According to the World Bank, South Africa’s economy will grow by 1, 3 percent this year, a downgrade when compared to the ambitious 1, 7 percent forecast made by Finance minister Tito Mboweni in November 2018. Botswana Guardian has been made aware that South Africa, Africa’s second biggest economy by GDP, continues to push for the revision of the SACU revenue sharing formula, which will ultimately affect Botswana and other countries negatively.
“It becomes even more worrisome, with South Africa intent on seeing a revision to the SACU revenue sharing formula, which could fundamentally result in declining government revenues,” stressed Jonathan Paledi, a Portfolio Manager at Inkunzi Investments.
Nonetheless, contributing to the FNBB budget review on Tuesday, Botswana Unified Revenue Services’s Acting Commissioner General, Segolo Lekau stressed that eligible taxpayers should ‘pay (domestic taxes) for the country to move forward’. In addition, he said tax exemptions as determined by government are also another factor that can boost development. BURS, is the government agency which implements tax and related tax laws in the country.
Related to this, Matambo said there is need to mobilise domestic resources for development. “To this end, efforts will continue to be made to expand our tax base through review of tax legislation and regulations, to enable the revenue authority to effectively discharge its mandate,” said Matambo.
All commentators agree that government is under pressure to diversify revenue base in its bid to move way from mining and SACU revenues. Matambo also agrees that dominance by two components to national budget is not ideal. “The country’s dependency on one commodity for exports, and two major sources of revenues, poses a systemic risk, hence, this Government pledges to continue with efforts to diversify the economy in general, and its exports and government revenues, in particular,” stated Matambo in a prepared speech.
One of the strategic initiatives identified to promote economic diversification, according to Matambo is the Economic Diversification Drive (EDD), which was established in April 2010. The EDD is based on the approach of Government using its purchasing power to support local production of goods and services. To this end, P17.2 billion or 53 percent of the total cumulative amount of P32.5 billion worth of goods and services purchased by Government since the inception of the programme was from local manufacturers and service providers. “In an effort to further enhance economic diversification, the Special Economic Zones (SEZ) policy was adopted in 2011.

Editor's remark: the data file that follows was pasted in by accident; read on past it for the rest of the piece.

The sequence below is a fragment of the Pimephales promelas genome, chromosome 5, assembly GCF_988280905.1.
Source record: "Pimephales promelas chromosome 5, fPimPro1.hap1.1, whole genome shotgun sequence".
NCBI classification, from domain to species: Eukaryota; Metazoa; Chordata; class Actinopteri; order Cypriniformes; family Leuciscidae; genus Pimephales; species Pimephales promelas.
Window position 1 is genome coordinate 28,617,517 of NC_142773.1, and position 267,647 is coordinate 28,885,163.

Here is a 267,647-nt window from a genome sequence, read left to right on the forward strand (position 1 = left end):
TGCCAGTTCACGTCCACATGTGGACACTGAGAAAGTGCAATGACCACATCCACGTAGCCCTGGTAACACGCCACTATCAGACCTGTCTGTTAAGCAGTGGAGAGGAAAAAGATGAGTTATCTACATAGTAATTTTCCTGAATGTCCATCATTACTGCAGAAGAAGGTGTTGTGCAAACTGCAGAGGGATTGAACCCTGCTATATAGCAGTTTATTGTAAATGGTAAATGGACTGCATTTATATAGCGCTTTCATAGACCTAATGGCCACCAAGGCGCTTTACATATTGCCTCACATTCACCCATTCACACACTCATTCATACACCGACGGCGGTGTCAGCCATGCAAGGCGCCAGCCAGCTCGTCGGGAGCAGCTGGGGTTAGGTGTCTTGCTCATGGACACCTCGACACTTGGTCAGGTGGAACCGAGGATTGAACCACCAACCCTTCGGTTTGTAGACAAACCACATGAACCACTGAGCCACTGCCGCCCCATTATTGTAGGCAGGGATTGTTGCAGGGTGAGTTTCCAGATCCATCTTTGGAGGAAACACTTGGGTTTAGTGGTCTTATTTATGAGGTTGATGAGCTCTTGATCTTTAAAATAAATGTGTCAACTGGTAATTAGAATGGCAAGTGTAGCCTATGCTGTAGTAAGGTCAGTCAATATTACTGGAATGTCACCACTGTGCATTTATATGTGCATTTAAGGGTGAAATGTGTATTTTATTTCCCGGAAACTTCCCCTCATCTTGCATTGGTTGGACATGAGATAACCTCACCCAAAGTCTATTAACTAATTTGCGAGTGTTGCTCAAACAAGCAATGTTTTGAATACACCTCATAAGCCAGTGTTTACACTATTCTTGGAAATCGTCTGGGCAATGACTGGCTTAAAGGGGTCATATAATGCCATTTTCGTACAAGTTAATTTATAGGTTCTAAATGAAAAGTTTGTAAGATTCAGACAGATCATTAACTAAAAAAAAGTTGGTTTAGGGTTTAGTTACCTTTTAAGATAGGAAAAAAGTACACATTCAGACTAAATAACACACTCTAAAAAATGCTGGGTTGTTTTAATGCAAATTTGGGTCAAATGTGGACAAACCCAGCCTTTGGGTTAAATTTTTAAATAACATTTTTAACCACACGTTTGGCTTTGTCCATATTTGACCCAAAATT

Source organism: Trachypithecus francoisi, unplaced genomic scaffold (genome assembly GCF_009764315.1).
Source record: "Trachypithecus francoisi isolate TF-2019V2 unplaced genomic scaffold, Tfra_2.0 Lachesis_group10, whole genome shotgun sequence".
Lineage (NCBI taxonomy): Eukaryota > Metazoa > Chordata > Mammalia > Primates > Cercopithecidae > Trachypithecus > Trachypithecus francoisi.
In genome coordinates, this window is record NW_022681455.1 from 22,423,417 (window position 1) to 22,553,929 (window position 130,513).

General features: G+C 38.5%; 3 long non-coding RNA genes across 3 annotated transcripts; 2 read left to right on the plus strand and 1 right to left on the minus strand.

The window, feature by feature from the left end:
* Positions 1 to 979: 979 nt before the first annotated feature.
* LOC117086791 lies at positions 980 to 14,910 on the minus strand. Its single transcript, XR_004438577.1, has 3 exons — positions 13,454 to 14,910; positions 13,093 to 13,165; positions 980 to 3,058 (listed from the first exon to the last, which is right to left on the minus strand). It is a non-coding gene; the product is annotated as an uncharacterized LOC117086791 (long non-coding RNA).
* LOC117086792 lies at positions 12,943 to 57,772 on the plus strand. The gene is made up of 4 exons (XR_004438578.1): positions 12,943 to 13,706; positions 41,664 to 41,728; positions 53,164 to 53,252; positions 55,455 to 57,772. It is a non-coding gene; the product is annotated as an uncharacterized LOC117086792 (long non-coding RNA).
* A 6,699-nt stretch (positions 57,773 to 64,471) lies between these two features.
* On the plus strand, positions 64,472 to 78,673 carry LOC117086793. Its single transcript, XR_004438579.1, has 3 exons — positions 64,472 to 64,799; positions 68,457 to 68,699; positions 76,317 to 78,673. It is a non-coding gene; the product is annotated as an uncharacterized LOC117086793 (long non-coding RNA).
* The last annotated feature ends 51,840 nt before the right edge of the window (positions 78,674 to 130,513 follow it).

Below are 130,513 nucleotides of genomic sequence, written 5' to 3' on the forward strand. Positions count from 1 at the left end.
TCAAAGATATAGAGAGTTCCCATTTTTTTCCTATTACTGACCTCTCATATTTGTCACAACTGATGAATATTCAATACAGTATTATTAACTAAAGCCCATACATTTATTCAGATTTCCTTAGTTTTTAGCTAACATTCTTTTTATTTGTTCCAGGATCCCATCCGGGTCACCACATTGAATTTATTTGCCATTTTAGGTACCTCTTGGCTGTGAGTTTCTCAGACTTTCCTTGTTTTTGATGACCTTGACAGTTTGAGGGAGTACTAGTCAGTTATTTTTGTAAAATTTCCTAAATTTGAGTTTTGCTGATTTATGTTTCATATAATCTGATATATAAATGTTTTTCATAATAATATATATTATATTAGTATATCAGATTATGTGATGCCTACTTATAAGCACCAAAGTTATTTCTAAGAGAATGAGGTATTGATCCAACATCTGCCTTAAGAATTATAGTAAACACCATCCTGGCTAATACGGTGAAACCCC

The main objective of this Policy is to diversify the economic and export base of the country,” added Matambo. Another initiative aimed at promoting economic diversification is the implementation of the cluster development initiative. The Initiative aims at improving business productivity, value chains and competitiveness.
Salary negotiations for public servants are yet to start under less than a month before Minister of Finance and Economic Development Kenneth Matambo makes his annual budget speech to the nation.This publication has gathered that the negotations which were to start in December 2018 failed to take off as the parties- public sector trade unions and the employer represented by Directorate of Public Service Management (DPSM) - could not meet.
This seems to have been the culture for years between the two parties to fail to agree on salary increment and conditions of service for public servants before the budgeting process gets underway. In most cases negotiations have been carried over to the next financial year. Trade unions have accused the DPSM of stalling to have the negotiations kickstarted.
However, President Dr Mokgweetsi Masisi has expressed his wish for the unions and DPSM to conclude their negotiations before the delivery of the 2019/2020 budget. The president said this on New Year’s Eve when receiving a report on the Review of Salaries Conditions of Service and Entitlements for the Political Leadership, Justices of Court of Appeal and High Court, Members of Ntlo ya Dikgosi and Councilors.